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BOE honors LCMS basketball champions and commends LEAP Program

The Bulloch County Board of Education met April 11, 2024. They recognized the Langston Chapel Middle School basketball team and got an update from the school. Marty Holder also updated the Board on the county's LEAP program to address extreme behavioral issues.

Chairwoman Elizabeth Williams called the April 11, 2024 meeting of the Bulloch County Board of Education to order at 6:30pm. Joshua Tarva, a member of the Langston Chapel Boys Basketball Team, led the pledge of allegiance, after which the meeting agenda was adopted as written.

D. Board Member Comments

Board member Donna Clifton challenges parents to increase their involvement, especially with state testing coming up, and view their child's online literacy dashboard to see what they are doing in the classroom.

Boardmember Glennera Martin thanked community members for attending the meeting and urges them to keep coming back. 

E. Public Participation - No sign ups

F. Superintendent's Report

1. Langston Chapel Middle Basketball Team Recognition

LCMS Principal Willie Robinson introduced the boys basketball team, praising them for their talents and hard work. Team secured the Coastal Empire Region Playoffs Championship title for the first time in over ten years this spring, with a perfect season record of 21-0 after their last game against Effingham.

Robinson thanked the parents for the sacrifices they made during practices and games and applause filled the air to congratulate the team once again.

2. School Spotlight: Langston Chapel Middle School

Dr. Robinson introduced eighth grader Savannah Smith, whose sister is in 7th grade and whose mom is a special ed teacher at LCMS. She spoke about her love of LCMS and introduced the spotlight presentation.

The presentation noted the teacher clarity initiatives being implemented. The foundations of which is learning intentions and assessing individual student’s success.

The iReady program has raised LCMS’s math diagnostic growth to the highest in the counties middle schools, with instructors crediting the 45 minute intervention block at beginning of the day using iready and other tools, for this success.

“This has been the most rewarding year of my career,” eighth grade teacher Tammy Deloach expressed emotionally. She received the first Read 180 award from the remediation program as a teacher in Georgia.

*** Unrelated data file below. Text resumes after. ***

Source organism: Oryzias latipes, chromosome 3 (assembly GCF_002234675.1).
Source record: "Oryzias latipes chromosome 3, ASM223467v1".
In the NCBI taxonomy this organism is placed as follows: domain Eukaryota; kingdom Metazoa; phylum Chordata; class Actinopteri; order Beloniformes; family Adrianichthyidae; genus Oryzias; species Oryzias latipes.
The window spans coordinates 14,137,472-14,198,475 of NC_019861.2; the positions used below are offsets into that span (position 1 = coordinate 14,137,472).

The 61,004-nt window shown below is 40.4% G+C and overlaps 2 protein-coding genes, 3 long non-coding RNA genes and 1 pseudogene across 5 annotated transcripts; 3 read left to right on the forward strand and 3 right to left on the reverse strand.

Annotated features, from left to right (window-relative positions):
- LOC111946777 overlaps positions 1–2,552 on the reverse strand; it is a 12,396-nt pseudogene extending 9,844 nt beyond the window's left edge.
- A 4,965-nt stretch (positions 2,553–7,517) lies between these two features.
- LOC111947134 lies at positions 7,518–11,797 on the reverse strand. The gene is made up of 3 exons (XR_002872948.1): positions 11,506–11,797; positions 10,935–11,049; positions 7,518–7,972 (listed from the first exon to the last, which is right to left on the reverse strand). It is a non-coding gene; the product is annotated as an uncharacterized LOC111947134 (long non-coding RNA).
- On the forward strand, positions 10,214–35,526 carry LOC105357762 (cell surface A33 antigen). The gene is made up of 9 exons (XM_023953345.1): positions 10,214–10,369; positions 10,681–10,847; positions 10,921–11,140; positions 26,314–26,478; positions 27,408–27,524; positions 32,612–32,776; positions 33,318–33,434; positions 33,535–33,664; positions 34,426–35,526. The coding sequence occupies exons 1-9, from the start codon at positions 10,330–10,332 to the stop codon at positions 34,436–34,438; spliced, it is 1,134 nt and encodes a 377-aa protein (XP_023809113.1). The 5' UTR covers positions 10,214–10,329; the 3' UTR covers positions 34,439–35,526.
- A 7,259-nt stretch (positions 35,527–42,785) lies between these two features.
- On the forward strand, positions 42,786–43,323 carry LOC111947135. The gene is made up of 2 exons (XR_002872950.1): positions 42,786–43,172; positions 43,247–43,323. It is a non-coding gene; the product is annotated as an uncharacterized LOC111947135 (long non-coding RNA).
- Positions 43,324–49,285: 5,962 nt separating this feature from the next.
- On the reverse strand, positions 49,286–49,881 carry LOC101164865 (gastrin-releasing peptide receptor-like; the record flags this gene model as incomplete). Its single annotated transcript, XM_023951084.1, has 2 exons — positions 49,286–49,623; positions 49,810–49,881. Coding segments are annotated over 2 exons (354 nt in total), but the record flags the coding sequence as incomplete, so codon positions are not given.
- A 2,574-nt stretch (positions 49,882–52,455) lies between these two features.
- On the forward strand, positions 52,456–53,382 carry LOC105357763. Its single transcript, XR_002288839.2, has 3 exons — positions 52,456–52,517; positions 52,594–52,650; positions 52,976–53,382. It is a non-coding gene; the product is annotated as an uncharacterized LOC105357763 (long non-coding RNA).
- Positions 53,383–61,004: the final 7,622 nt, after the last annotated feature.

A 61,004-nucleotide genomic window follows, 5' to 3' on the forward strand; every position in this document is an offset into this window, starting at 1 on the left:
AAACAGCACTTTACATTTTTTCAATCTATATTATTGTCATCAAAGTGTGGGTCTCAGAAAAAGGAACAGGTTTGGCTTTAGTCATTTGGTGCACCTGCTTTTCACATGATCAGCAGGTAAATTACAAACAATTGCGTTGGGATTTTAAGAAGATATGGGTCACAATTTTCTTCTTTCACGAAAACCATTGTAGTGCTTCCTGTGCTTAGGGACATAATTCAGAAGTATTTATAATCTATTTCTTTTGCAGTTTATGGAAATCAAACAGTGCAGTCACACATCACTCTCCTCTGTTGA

The presentation included a video of student’s testimony about their own improvements in reading, writing and speaking; many said the felt ready and prepared to go to high school and were less scared to read in front of people.

Teachers reported that having kids track their own learning success everyday through criteria worksheets, has helped them take responsibility for their own learning, and greater success and improvements are being seen.

Mary Jackson, a seventh grade math teacher who has been at LCMS for two years, says that the school is a safe and orderly environment.

Disruptive behaviors are curbed and positive engagement is encouraged through mottos like “Blue Devils do right” and “Pulse Checks” by SEL specialists that check for behaviors that indicate potential negative patterns. Anti-bullying education and emotional regulation is cultivated in the school as well.

Prizes are awarded for good behavior in the classroom including snacks, rolly chairs, computer time, and celebrations. LCMS reports a 6% decrease in behavioral referrals YTD.

Highlights of climate and culture at LCMS this year:

  • Teacher, student  and staff of the month awards
  • Book recipe tasting day
  • Dot day and diversifying the media center
  • PBIS students that achieved criteria went to GSU basketball game
  • Staff parties after school

Robinson thanked district leadership, students, teachers and administrators saying, “We've come a long way.” 

Chairwoman Williams emphasized the importance of Read180, which she says has a lot of potential to help the school get back to where it needs to be.

She is also proud that they are utilizing the data to address needs of students; this will get them to “move fast.” Williams said, “It's going to result in a school making progress… leaps and bounds.”

Boardmember Glennera Martin commended “the passion demonstrated by the teachers today,” and thanked Principal Robinson for being a great leader and for the balance between academics and sports

Superintendent Charles Wilson said “It's wonderful to see the fire… you guys have really picked up and come a long way this year.” He appreciates the courage teachers take in challenging themselves.

3. LEAP Program Update 

This is the first complete year of LEAP, with a soft start.